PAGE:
By Stephen T. P. Kember
Almost without exception, everybody who visits my shop in Rye, smiles when they hear a musical box play. Why do people find them so interesting? Maybe the mood or feeling of an earlier era is recreated. The sound produced by a properly restored musical box is exactly as it would have been when the machine was new, all those years ago. Each one of us has the opportunity to experience the delight and enchantment felt by say, William Gladstone or Queen Victoria. We can enjoy the entertainment that was so new in that era.
There are two broad categories of musical box, cylinder or disc. Many variations of each type exist. The musical information, or code, necessary for the production of the music is provided by either a pinned cylinder, the pins on the rotating cylinder pluck the teeth on a tuned steel comb. Alternatively, an interchangeable flat disc, whose projections rotate star shaped wheels and pluck the teeth of a tuned steel comb. The cylinder of a musical box will slide on its longitudinal axis to enable more than one tune to be played, each tune occupies one track or position on the cylinder. To change the tune on a disc machine, one merely replaces the disc.
Earlier types of cylinder boxes were often plain, and understated. Despite (or because of) the ‘cottage industry’ manufacturing, these machines often play with a soft tone that can be much sought after in musical box collecting circles. Towards the latter part of the 19th century, production methods became more sophisticated and mechanised. The manufacturers were exporting a large proportion of their output. Attendance at international trade exhibitions gave an idea of what the overseas buyer wanted. Competition drove the manufacturers to supply boxes with ever more elaborate cases and familiar tunes. Brazilian Rosewood veneered cases were popular in the UK and Europe, whilst oak found favour in the US. Cylinder boxes are normally associated with Switzerland. In fact the production and export of musical boxes provided a significant contribution to the 19th century Swiss economy. Cylinder boxes were, however, produced in other countries including France and Austria.
Cylinder boxes have certain obvious limitations. The fixed program of say six, eight or twelve tunes would, perhaps, leave the owner wanting more variety after a while. Interchangeable cylinder musical boxes were expensive and quite cumbersome to use. A German company, Symphonion, solved this problem and produced the first commercially available disc musical boxes in the late 1880’s. The choice of music was potentially unlimited. This extremely robust design was louder and cheaper to produce than the delicate cylinder equivalent.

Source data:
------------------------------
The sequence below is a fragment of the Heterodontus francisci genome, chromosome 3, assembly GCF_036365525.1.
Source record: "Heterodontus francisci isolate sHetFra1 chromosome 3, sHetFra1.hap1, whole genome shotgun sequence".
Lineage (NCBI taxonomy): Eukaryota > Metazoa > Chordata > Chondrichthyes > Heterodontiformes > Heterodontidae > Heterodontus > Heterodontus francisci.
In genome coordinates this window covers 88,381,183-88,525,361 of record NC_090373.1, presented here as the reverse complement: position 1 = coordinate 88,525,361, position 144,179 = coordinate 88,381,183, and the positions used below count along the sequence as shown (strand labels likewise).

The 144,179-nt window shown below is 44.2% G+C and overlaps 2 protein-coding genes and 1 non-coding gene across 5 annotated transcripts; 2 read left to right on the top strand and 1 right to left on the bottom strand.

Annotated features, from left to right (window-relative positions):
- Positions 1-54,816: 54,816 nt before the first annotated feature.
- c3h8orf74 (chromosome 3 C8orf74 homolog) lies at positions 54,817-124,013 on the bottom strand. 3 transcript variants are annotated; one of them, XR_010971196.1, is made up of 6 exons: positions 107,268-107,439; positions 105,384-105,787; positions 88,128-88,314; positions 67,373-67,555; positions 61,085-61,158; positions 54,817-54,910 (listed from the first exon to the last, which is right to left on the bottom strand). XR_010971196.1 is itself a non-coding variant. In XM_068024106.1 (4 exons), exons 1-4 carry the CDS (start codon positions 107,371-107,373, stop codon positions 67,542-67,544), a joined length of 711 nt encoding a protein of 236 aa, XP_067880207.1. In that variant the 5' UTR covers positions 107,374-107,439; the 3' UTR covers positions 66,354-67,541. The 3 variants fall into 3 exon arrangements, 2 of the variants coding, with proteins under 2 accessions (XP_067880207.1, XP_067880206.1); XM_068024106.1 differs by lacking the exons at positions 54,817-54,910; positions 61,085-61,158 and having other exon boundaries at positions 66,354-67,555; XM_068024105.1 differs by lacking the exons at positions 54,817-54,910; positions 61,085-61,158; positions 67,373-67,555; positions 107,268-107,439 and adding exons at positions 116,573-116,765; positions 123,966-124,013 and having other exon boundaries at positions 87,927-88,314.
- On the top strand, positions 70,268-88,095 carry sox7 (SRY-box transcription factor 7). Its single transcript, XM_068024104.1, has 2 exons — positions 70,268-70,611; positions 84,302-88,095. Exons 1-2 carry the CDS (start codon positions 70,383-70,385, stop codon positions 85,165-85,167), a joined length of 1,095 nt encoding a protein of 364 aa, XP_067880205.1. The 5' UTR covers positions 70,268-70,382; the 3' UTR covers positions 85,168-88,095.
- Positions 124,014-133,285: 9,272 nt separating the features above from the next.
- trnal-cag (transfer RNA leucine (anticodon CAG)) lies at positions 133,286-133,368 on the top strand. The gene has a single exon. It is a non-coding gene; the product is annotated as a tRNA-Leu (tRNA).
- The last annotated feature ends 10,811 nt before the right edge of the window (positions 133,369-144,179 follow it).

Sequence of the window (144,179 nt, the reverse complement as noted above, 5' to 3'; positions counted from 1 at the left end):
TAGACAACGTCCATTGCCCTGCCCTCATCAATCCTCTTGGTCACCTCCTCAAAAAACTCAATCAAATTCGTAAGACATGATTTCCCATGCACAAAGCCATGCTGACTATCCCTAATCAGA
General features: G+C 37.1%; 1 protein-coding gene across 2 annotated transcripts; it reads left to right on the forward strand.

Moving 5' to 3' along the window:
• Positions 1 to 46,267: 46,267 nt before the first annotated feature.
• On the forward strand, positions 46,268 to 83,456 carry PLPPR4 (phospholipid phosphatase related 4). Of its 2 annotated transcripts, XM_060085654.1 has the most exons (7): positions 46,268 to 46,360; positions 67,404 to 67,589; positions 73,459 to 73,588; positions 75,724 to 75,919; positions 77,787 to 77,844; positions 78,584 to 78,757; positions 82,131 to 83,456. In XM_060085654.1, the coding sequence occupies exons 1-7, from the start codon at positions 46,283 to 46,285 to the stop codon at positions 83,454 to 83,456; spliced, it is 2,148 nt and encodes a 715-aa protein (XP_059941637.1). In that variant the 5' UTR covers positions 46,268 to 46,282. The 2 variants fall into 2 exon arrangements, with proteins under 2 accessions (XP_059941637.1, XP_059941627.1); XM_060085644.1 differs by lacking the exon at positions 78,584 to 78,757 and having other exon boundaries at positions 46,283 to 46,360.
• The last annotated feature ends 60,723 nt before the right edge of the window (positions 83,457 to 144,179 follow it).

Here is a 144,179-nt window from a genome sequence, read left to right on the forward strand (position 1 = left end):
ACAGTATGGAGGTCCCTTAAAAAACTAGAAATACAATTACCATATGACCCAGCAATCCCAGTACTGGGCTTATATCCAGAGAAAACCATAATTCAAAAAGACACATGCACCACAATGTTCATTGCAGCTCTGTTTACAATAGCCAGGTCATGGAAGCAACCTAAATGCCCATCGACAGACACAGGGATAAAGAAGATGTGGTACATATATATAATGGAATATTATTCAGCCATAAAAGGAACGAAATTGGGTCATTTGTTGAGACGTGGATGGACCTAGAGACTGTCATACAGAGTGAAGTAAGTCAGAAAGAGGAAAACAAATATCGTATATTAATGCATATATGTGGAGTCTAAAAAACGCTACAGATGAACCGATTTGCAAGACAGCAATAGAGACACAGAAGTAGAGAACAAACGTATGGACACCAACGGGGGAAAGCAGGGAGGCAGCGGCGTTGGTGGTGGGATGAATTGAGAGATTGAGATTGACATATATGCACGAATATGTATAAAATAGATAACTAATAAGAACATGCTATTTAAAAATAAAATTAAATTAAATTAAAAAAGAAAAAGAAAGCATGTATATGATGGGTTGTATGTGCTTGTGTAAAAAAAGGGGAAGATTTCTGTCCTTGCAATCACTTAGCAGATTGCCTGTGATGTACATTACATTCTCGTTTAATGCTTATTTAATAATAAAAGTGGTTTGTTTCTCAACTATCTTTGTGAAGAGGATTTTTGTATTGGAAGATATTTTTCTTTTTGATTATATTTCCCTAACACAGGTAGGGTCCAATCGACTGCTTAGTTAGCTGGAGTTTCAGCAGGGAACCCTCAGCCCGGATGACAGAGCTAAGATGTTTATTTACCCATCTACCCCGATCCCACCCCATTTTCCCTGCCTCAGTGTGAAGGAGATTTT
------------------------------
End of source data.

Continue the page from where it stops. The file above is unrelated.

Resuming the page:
Machines were produced that were coin operated so that they could earn their keep. The manufacturers could keep producing discs as new songs became popular. Symphonion soon faced competition from another disc manufacturer, Polyphon. Polyphon, based in Leipzig, Germany, became so successful that the name has passed into the English language to be used as the generic term for a disc musical box (just like Hoover/vacuum cleaner and Thermos/vacuum flask). As these items were highly sought after, many other manufacturers entered the ring. These included Adler, Britannia, Euphonoion, Fortuna, Kalliope, Komet, Mira, Orphenion and Stella.
The musical box industry began to decline as new forms of home entertainment became available. The phonograph and the wireless turned musical boxes into the redundant technology that people stored in the outhouse or attic. Items once cherished, were left to the ravages of damp and time. Manufacturers then used the engineering skills and experience gained whilst making musical boxes to produce other things (phonographs, cameras, typewriters etc.). The musical box industry all but died. Happily, the once discarded technology has now embarked on a new era of popularity. The restoration techniques that have been developed over the past 40 years or so have enabled once treasured items of domestic entertainment to be resurrected, enabling us to gain an intriguing insight into the world of 19th century entertainment.